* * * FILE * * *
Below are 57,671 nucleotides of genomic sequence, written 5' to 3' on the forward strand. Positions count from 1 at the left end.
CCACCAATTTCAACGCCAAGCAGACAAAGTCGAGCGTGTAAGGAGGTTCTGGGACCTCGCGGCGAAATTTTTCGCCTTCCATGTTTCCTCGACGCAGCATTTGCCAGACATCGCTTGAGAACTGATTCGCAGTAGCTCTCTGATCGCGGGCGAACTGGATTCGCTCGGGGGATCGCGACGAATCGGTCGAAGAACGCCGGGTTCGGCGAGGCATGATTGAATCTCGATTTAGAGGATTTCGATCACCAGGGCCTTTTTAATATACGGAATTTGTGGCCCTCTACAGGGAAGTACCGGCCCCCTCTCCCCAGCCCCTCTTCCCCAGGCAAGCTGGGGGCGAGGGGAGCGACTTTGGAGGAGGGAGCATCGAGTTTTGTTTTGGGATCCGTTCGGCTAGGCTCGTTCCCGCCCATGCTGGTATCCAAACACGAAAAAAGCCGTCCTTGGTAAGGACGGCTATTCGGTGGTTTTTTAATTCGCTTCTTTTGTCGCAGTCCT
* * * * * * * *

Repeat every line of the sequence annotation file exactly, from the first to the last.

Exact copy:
Below are 57,671 nucleotides of genomic sequence, written 5' to 3' on the forward strand. Positions count from 1 at the left end.
CCACCAATTTCAACGCCAAGCAGACAAAGTCGAGCGTGTAAGGAGGTTCTGGGACCTCGCGGCGAAATTTTTCGCCTTCCATGTTTCCTCGACGCAGCATTTGCCAGACATCGCTTGAGAACTGATTCGCAGTAGCTCTCTGATCGCGGGCGAACTGGATTCGCTCGGGGGATCGCGACGAATCGGTCGAAGAACGCCGGGTTCGGCGAGGCATGATTGAATCTCGATTTAGAGGATTTCGATCACCAGGGCCTTTTTAATATACGGAATTTGTGGCCCTCTACAGGGAAGTACCGGCCCCCTCTCCCCAGCCCCTCTTCCCCAGGCAAGCTGGGGGCGAGGGGAGCGACTTTGGAGGAGGGAGCATCGAGTTTTGTTTTGGGATCCGTTCGGCTAGGCTCGTTCCCGCCCATGCTGGTATCCAAACACGAAAAAAGCCGTCCTTGGTAAGGACGGCTATTCGGTGGTTTTTTAATTCGCTTCTTTTGTCGCAGTCCT